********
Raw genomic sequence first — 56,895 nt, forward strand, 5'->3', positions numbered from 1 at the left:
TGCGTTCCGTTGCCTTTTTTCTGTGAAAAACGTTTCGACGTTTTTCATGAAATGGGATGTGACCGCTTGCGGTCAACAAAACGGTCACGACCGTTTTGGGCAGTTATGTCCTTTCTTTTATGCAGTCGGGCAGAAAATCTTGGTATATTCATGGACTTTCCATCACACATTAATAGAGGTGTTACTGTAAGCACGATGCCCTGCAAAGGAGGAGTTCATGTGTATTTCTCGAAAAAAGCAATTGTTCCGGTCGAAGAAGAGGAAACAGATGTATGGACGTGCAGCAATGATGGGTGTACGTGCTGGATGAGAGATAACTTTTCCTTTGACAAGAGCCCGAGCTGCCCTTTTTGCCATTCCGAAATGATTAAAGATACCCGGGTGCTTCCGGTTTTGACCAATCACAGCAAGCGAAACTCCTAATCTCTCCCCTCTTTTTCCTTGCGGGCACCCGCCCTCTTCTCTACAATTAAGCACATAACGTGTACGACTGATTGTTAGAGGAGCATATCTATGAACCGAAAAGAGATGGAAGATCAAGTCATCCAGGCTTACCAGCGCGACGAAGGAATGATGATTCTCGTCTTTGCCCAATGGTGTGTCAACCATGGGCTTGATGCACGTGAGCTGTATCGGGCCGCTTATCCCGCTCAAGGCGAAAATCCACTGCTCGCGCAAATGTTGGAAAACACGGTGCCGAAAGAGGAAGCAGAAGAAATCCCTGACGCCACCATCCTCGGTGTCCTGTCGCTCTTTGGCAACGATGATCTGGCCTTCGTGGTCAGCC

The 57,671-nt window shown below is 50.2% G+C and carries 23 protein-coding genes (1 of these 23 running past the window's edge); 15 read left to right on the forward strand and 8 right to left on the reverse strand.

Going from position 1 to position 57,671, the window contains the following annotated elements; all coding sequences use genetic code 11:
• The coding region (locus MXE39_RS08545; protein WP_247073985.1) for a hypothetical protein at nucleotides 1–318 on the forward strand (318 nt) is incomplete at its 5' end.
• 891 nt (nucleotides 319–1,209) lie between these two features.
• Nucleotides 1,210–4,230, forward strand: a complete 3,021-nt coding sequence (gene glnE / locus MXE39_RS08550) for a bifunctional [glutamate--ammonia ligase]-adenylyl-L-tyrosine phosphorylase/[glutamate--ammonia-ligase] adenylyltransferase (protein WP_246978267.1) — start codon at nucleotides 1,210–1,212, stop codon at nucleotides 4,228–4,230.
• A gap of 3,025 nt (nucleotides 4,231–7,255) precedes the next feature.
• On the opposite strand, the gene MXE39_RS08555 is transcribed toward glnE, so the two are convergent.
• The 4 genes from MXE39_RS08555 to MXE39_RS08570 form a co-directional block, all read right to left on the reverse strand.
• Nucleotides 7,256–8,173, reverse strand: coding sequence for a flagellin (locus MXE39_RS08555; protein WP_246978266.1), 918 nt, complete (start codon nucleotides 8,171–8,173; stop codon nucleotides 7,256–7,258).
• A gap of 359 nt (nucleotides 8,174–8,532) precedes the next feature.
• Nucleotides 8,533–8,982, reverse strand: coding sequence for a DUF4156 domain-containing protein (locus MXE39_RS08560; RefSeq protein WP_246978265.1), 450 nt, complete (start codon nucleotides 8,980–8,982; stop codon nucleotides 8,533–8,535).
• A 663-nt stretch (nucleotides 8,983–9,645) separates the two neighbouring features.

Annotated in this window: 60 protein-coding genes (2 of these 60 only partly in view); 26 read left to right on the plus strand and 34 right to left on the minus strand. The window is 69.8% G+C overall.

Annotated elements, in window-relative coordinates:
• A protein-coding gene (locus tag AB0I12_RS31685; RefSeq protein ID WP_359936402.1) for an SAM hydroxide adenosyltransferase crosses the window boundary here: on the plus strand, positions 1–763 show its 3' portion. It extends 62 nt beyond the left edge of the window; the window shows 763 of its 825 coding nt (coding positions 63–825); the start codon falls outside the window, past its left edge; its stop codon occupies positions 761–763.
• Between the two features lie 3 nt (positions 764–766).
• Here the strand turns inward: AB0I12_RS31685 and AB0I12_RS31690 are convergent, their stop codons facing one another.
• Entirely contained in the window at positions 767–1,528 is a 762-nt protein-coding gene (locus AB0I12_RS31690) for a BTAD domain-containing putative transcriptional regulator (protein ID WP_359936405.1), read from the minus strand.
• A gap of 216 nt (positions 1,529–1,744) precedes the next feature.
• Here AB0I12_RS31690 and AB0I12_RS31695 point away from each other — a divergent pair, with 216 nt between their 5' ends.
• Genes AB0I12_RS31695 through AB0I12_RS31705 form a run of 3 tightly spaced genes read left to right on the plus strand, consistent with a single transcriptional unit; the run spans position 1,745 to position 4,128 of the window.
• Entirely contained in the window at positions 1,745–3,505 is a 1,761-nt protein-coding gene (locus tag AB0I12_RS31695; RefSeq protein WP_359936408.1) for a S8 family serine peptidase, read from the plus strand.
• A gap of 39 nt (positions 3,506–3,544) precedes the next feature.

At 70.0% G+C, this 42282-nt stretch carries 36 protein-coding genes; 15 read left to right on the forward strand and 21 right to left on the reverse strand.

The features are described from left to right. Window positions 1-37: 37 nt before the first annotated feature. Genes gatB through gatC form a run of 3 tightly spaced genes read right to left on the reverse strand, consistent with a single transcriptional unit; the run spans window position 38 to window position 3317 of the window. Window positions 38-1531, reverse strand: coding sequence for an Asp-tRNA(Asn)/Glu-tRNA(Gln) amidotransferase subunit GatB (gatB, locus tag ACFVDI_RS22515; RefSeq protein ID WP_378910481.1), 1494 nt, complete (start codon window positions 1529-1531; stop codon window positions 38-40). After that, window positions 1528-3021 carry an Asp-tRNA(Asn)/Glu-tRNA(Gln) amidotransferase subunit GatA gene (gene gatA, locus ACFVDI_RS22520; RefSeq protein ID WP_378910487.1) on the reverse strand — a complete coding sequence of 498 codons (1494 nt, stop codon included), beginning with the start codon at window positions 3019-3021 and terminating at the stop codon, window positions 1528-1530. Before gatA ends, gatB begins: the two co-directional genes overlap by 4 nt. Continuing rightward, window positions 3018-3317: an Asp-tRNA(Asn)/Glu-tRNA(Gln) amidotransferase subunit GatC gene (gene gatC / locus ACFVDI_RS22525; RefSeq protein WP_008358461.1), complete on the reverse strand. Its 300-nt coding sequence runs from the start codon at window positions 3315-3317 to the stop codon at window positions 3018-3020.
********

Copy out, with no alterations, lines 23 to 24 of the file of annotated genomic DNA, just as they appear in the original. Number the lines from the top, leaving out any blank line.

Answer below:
• Genes AB0I12_RS31695 through AB0I12_RS31705 form a run of 3 tightly spaced genes read left to right on the plus strand, consistent with a single transcriptional unit; the run spans position 1,745 to position 4,128 of the window.
• Entirely contained in the window at positions 1,745–3,505 is a 1,761-nt protein-coding gene (locus tag AB0I12_RS31695; RefSeq protein WP_359936408.1) for a S8 family serine peptidase, read from the plus strand.